we wanted. I was thinking, “Man, this is not hard at all.”
Everyone I talked to was so nice and willing to help. All I
heard was, “If you need anything, just let us know”or “I‟ll be
there to do whatever is needed.” My first big learning
experience dealing with pro wrestlers came February 16, 1991.
It was a fast and easy lesson in many problems that I still have
to deal with to this day.
On day of the event, Krunch picked me up in his big
truck and off we went to get the ring. We got to George
Hyatt's house and found the ring right where he said it was.
He had it laid out easy to load. On the way to the building,
Krunch said, “We will be dead tonight after loading and
unloading this hunk-of-junk ring twice plus setting it up,
tearing it down, and the matches.” I told him, “No, don‟t
worry. Some of the boys are coming to help us.” He just
laughed out loud. I did not understand why.
We got to the building and no one was there. Even the
man with the keys to the building was late. We had to wait on him for an hour. He finally showed up and we got to work.
No one else showed up to help; it was just me and Krunch.
We set the ring up, and as soon as we started tying the ring
aprons on, then the wrestlers started showing up. It was like
they had been hiding somewhere watching us until that point.
First I saw wrestlers I had called, then wrestlers I had
not called, then wrestlers I had never met. I went down to the
dressing room and it was full. I looked around and hung up a
poster and said, “Hey, guys, here is the card. If you‟re not on
it, stick around in case there is a no-show or something.”
Some guys laughed and others said, “Who is he to tell us
anything?” As I started to get dressed, people that I had
booked walked over and started telling me who they were
going to wrestle and what they were going to do. One after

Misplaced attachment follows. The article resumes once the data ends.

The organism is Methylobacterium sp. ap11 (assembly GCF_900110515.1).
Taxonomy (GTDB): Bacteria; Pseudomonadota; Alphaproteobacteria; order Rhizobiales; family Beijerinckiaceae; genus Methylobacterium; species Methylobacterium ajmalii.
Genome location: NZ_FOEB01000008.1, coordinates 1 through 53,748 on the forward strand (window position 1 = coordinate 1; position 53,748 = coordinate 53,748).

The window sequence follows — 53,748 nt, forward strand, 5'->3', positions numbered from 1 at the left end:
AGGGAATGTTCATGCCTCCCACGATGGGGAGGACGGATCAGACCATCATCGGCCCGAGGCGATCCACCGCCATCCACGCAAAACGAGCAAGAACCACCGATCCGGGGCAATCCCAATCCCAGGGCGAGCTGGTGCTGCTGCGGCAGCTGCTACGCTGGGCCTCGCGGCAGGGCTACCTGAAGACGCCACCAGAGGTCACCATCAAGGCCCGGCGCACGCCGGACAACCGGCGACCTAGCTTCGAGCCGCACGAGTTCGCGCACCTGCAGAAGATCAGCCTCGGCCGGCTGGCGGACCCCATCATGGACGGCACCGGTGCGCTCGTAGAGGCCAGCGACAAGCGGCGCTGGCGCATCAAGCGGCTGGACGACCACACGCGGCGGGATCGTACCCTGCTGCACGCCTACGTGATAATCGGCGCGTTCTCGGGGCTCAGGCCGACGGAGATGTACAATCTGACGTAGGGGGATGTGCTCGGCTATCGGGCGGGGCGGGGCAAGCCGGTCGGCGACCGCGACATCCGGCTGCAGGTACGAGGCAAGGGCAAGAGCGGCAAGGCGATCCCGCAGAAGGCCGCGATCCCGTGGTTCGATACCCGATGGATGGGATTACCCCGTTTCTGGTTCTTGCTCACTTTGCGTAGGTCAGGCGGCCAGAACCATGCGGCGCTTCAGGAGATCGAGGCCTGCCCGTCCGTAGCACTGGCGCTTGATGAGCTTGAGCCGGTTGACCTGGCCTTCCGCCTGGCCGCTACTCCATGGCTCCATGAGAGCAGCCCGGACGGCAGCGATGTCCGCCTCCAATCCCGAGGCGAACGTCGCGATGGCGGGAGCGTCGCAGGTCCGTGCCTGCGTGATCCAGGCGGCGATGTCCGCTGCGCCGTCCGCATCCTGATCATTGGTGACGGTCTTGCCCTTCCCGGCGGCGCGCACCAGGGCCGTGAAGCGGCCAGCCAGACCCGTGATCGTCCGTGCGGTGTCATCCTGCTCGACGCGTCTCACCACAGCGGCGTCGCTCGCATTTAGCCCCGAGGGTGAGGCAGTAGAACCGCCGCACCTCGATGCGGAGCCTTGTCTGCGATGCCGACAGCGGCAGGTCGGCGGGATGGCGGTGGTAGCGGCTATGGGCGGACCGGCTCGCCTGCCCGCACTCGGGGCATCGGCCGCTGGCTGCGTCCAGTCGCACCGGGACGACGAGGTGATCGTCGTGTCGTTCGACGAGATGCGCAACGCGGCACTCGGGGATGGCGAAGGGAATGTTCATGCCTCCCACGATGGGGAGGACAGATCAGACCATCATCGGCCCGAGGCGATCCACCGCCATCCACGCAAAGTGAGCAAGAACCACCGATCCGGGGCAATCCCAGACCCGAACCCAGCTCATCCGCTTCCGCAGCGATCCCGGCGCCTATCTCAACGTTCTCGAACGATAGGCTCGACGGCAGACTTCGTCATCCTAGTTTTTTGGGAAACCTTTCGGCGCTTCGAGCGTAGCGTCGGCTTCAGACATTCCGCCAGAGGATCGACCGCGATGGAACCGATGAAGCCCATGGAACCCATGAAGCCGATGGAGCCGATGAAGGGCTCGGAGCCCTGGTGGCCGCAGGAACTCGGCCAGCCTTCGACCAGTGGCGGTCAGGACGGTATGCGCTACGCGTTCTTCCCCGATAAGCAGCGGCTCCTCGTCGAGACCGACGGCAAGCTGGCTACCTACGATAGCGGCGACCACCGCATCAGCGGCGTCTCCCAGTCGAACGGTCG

another I told them no, that we were going to do what was on
the poster. As the night went on, the boys who had only
worked for the PWA started getting mad. The guys that I
would not let wrestle got even worse. Most of them left, but a
few stayed around to run their mouths. By bell time, you
could see the line drawn in the dressing room. The only boys
from the old guard that were willing to do business and had
no problems were Krunch, Al Bass and George Hyatt. All the
other guys either argued with what was asked of them or tried
to change things in the ring.
I also had a few wrestlers just outright no-show the
event, one of whom was supposed to bring the P.A. system.
When I saw them a few weeks later, they all had valid
excuses, but I found out over time that it was all an attempt to
sabotage the event. I had only agreed to run that event
because I wanted a booking and wanted to help some of the
younger guys like myself. I had no idea what started that
night would grow into a full-time promotion: Southern States
Wrestling. I could never imagine the life lessons, problems,
and battles that I would face in the next few years.
1991 Videos now on DVD left hand side of the page.
Thanks for reading
sinner saved by grace, pro wrestler